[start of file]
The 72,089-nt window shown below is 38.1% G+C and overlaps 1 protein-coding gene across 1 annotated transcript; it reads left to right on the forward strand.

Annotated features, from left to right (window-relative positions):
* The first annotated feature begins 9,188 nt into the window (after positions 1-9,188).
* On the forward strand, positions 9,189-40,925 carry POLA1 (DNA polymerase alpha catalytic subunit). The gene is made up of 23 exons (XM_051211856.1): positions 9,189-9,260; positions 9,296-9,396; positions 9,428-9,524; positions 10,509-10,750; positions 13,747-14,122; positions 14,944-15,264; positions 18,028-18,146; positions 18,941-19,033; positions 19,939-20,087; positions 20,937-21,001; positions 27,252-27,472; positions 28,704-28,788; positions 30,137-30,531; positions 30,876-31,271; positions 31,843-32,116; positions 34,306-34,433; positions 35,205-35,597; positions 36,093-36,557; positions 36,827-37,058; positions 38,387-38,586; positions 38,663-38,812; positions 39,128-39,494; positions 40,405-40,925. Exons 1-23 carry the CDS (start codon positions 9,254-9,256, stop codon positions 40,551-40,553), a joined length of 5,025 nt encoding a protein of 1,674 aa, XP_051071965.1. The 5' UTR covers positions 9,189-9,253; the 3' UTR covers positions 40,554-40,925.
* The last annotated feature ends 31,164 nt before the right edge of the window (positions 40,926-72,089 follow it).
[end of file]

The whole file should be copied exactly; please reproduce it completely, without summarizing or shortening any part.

The 72,089-nt window shown below is 38.1% G+C and overlaps 1 protein-coding gene across 1 annotated transcript; it reads left to right on the forward strand.

Annotated features, from left to right (window-relative positions):
* The first annotated feature begins 9,188 nt into the window (after positions 1-9,188).
* On the forward strand, positions 9,189-40,925 carry POLA1 (DNA polymerase alpha catalytic subunit). The gene is made up of 23 exons (XM_051211856.1): positions 9,189-9,260; positions 9,296-9,396; positions 9,428-9,524; positions 10,509-10,750; positions 13,747-14,122; positions 14,944-15,264; positions 18,028-18,146; positions 18,941-19,033; positions 19,939-20,087; positions 20,937-21,001; positions 27,252-27,472; positions 28,704-28,788; positions 30,137-30,531; positions 30,876-31,271; positions 31,843-32,116; positions 34,306-34,433; positions 35,205-35,597; positions 36,093-36,557; positions 36,827-37,058; positions 38,387-38,586; positions 38,663-38,812; positions 39,128-39,494; positions 40,405-40,925. Exons 1-23 carry the CDS (start codon positions 9,254-9,256, stop codon positions 40,551-40,553), a joined length of 5,025 nt encoding a protein of 1,674 aa, XP_051071965.1. The 5' UTR covers positions 9,189-9,253; the 3' UTR covers positions 40,554-40,925.
* The last annotated feature ends 31,164 nt before the right edge of the window (positions 40,926-72,089 follow it).